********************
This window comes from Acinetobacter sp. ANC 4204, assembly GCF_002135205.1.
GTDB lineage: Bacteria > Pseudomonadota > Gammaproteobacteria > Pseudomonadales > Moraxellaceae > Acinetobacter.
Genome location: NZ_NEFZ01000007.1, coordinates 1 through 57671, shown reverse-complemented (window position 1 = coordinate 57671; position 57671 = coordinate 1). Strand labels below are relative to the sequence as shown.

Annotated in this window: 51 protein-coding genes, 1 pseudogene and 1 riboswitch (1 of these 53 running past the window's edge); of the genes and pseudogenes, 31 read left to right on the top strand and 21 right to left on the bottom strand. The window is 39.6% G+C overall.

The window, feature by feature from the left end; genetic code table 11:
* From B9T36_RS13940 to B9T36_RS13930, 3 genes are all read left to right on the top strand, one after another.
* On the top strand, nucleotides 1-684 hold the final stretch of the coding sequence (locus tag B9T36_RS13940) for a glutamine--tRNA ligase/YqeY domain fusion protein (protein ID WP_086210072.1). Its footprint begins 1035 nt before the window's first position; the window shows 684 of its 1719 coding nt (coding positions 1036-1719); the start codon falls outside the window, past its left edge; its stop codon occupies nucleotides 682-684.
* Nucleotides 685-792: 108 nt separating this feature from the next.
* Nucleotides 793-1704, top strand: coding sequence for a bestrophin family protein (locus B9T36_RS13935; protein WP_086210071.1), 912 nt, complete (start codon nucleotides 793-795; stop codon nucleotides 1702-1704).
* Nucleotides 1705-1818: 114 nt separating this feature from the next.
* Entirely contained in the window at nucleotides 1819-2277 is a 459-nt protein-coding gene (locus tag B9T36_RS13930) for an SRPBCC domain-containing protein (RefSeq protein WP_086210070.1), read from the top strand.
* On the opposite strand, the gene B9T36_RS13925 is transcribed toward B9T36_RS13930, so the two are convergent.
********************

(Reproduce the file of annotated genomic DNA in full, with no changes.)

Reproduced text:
This window comes from Acinetobacter sp. ANC 4204, assembly GCF_002135205.1.
GTDB lineage: Bacteria > Pseudomonadota > Gammaproteobacteria > Pseudomonadales > Moraxellaceae > Acinetobacter.
Genome location: NZ_NEFZ01000007.1, coordinates 1 through 57671, shown reverse-complemented (window position 1 = coordinate 57671; position 57671 = coordinate 1). Strand labels below are relative to the sequence as shown.

Annotated in this window: 51 protein-coding genes, 1 pseudogene and 1 riboswitch (1 of these 53 running past the window's edge); of the genes and pseudogenes, 31 read left to right on the top strand and 21 right to left on the bottom strand. The window is 39.6% G+C overall.

The window, feature by feature from the left end; genetic code table 11:
* From B9T36_RS13940 to B9T36_RS13930, 3 genes are all read left to right on the top strand, one after another.
* On the top strand, nucleotides 1-684 hold the final stretch of the coding sequence (locus tag B9T36_RS13940) for a glutamine--tRNA ligase/YqeY domain fusion protein (protein ID WP_086210072.1). Its footprint begins 1035 nt before the window's first position; the window shows 684 of its 1719 coding nt (coding positions 1036-1719); the start codon falls outside the window, past its left edge; its stop codon occupies nucleotides 682-684.
* Nucleotides 685-792: 108 nt separating this feature from the next.
* Nucleotides 793-1704, top strand: coding sequence for a bestrophin family protein (locus B9T36_RS13935; protein WP_086210071.1), 912 nt, complete (start codon nucleotides 793-795; stop codon nucleotides 1702-1704).
* Nucleotides 1705-1818: 114 nt separating this feature from the next.
* Entirely contained in the window at nucleotides 1819-2277 is a 459-nt protein-coding gene (locus tag B9T36_RS13930) for an SRPBCC domain-containing protein (RefSeq protein WP_086210070.1), read from the top strand.
* On the opposite strand, the gene B9T36_RS13925 is transcribed toward B9T36_RS13930, so the two are convergent.